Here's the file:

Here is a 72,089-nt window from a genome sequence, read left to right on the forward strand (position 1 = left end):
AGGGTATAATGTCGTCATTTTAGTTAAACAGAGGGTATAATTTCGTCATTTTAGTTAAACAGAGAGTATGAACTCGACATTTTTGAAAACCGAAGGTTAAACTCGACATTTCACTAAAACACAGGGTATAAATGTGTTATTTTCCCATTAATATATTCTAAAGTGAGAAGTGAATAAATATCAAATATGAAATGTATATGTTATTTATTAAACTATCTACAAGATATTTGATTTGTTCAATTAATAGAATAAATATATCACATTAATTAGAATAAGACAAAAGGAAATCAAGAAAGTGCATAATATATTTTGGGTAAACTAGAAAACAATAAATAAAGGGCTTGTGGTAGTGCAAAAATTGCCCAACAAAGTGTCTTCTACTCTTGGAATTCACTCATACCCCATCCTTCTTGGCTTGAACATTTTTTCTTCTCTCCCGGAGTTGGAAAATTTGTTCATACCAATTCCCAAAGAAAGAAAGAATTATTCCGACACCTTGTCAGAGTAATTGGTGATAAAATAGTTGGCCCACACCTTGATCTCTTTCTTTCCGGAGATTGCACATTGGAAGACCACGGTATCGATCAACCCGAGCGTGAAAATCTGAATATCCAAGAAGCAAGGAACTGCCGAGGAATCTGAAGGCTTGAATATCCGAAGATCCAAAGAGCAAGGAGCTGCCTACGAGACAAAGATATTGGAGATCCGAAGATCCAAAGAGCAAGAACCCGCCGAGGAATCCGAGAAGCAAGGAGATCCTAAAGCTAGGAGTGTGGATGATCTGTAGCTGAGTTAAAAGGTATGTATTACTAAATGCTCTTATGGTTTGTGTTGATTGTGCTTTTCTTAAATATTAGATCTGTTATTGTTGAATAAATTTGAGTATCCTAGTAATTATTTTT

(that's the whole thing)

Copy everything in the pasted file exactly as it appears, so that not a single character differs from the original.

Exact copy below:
Here is a 72,089-nt window from a genome sequence, read left to right on the forward strand (position 1 = left end):
AGGGTATAATGTCGTCATTTTAGTTAAACAGAGGGTATAATTTCGTCATTTTAGTTAAACAGAGAGTATGAACTCGACATTTTTGAAAACCGAAGGTTAAACTCGACATTTCACTAAAACACAGGGTATAAATGTGTTATTTTCCCATTAATATATTCTAAAGTGAGAAGTGAATAAATATCAAATATGAAATGTATATGTTATTTATTAAACTATCTACAAGATATTTGATTTGTTCAATTAATAGAATAAATATATCACATTAATTAGAATAAGACAAAAGGAAATCAAGAAAGTGCATAATATATTTTGGGTAAACTAGAAAACAATAAATAAAGGGCTTGTGGTAGTGCAAAAATTGCCCAACAAAGTGTCTTCTACTCTTGGAATTCACTCATACCCCATCCTTCTTGGCTTGAACATTTTTTCTTCTCTCCCGGAGTTGGAAAATTTGTTCATACCAATTCCCAAAGAAAGAAAGAATTATTCCGACACCTTGTCAGAGTAATTGGTGATAAAATAGTTGGCCCACACCTTGATCTCTTTCTTTCCGGAGATTGCACATTGGAAGACCACGGTATCGATCAACCCGAGCGTGAAAATCTGAATATCCAAGAAGCAAGGAACTGCCGAGGAATCTGAAGGCTTGAATATCCGAAGATCCAAAGAGCAAGGAGCTGCCTACGAGACAAAGATATTGGAGATCCGAAGATCCAAAGAGCAAGAACCCGCCGAGGAATCCGAGAAGCAAGGAGATCCTAAAGCTAGGAGTGTGGATGATCTGTAGCTGAGTTAAAAGGTATGTATTACTAAATGCTCTTATGGTTTGTGTTGATTGTGCTTTTCTTAAATATTAGATCTGTTATTGTTGAATAAATTTGAGTATCCTAGTAATTATTTTT